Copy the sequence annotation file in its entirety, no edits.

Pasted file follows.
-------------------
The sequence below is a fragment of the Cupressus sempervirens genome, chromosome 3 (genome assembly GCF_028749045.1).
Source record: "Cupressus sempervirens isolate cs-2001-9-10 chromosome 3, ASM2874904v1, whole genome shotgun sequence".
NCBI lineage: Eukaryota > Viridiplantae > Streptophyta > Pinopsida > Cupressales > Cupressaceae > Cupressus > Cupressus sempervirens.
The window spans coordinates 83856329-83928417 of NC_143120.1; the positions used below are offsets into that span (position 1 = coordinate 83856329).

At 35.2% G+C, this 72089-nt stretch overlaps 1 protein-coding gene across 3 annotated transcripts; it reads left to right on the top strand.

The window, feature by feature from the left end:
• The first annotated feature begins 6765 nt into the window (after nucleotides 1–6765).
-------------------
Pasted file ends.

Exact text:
The sequence below is a fragment of the Cupressus sempervirens genome, chromosome 3 (genome assembly GCF_028749045.1).
Source record: "Cupressus sempervirens isolate cs-2001-9-10 chromosome 3, ASM2874904v1, whole genome shotgun sequence".
NCBI lineage: Eukaryota > Viridiplantae > Streptophyta > Pinopsida > Cupressales > Cupressaceae > Cupressus > Cupressus sempervirens.
The window spans coordinates 83856329-83928417 of NC_143120.1; the positions used below are offsets into that span (position 1 = coordinate 83856329).

At 35.2% G+C, this 72089-nt stretch overlaps 1 protein-coding gene across 3 annotated transcripts; it reads left to right on the top strand.

The window, feature by feature from the left end:
• The first annotated feature begins 6765 nt into the window (after nucleotides 1–6765).